"A harsh edict," said Joi. "To cast one out - and a child at that - because she doesn't accept the beliefs of her people."
     "The Creed was the way of life in Heltala. To reject it was to reject the community. I was given many opportunities to repent. When they exiled me, they built a nearby house for me to live in, and allowed me to occasionally come into the village when I was short of supplies. I probably should have left the area entirely, but at the time, I was frightened to travel far from the only home that I knew."
     "And now you are travelling again," remarked Sor. "This time to a city, so one of you can learn what she must. Have you found a teacher yet?" he asked Eya.
     "I haven't had time to look, Your Majesty. Reg said you mentioned someone to him..."
     Sor nodded. "Mat. Like many Apaths, he's reclusive, but I think the opportunity to teach a girl - and a pretty one at that - will bring him out of his shell. He has a keen intellect but his social skills are not well-honed. You may find his manner abrasive at first."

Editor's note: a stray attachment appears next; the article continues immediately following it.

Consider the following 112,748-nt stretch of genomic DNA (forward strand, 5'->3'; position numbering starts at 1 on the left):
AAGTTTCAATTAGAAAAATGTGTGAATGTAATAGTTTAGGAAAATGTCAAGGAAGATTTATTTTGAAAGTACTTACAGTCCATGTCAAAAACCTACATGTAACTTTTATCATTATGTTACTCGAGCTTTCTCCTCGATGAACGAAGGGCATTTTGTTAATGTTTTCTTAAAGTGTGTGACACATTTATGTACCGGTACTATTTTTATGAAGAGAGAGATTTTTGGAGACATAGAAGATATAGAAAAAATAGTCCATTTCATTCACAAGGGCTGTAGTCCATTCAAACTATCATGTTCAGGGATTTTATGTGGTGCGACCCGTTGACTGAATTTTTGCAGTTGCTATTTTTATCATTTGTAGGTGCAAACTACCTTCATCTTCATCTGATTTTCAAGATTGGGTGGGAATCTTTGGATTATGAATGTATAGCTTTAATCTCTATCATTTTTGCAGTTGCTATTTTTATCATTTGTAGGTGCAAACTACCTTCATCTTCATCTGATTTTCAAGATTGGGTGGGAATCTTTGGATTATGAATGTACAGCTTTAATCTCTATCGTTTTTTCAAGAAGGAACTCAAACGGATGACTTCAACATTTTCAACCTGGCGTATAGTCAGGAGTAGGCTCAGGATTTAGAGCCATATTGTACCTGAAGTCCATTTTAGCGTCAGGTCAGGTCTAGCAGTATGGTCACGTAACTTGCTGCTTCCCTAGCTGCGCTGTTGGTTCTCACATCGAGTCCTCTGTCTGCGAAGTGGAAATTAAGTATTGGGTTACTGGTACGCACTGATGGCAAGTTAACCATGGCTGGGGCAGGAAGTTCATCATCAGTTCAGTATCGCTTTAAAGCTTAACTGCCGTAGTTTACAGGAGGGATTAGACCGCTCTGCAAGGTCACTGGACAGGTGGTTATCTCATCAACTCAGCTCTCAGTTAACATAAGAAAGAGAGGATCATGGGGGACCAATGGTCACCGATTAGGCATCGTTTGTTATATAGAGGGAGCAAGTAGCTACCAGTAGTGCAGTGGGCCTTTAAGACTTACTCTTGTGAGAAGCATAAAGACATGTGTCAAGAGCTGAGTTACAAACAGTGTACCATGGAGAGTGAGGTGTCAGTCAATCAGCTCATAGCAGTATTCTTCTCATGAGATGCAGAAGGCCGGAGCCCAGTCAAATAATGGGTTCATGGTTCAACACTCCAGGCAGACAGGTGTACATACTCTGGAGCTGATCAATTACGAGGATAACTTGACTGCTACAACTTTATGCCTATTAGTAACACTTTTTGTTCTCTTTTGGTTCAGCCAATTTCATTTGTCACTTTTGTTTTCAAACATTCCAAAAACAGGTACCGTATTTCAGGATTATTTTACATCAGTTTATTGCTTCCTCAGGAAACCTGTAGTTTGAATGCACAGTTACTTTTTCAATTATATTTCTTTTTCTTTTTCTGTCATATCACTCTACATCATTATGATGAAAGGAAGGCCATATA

"I'm used to those kinds of people. Falnora is...was populated with them."
     "Good. If you like, I'll speak to Mat on your behalf."
     "I would appreciate that, Your Majesty."
     "Now, there's something else I want to ask you. Reg, on your last visit here, you told me that one of the proofs you had of your sister's abilities was that the elder of your village, a wizard himself, had affirmed that her powers were real."
     Reg nodded. He remembered the exchange.
     "This elder - is his name Wil?"